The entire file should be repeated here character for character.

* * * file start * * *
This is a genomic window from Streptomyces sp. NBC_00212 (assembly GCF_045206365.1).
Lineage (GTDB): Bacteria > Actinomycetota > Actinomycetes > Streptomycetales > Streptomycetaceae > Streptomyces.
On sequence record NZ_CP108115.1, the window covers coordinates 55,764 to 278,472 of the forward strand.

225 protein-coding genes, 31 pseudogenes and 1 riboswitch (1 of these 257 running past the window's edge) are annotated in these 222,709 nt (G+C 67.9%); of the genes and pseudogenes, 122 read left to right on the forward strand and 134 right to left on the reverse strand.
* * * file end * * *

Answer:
This is a genomic window from Streptomyces sp. NBC_00212 (assembly GCF_045206365.1).
Lineage (GTDB): Bacteria > Actinomycetota > Actinomycetes > Streptomycetales > Streptomycetaceae > Streptomyces.
On sequence record NZ_CP108115.1, the window covers coordinates 55,764 to 278,472 of the forward strand.

225 protein-coding genes, 31 pseudogenes and 1 riboswitch (1 of these 257 running past the window's edge) are annotated in these 222,709 nt (G+C 67.9%); of the genes and pseudogenes, 122 read left to right on the forward strand and 134 right to left on the reverse strand.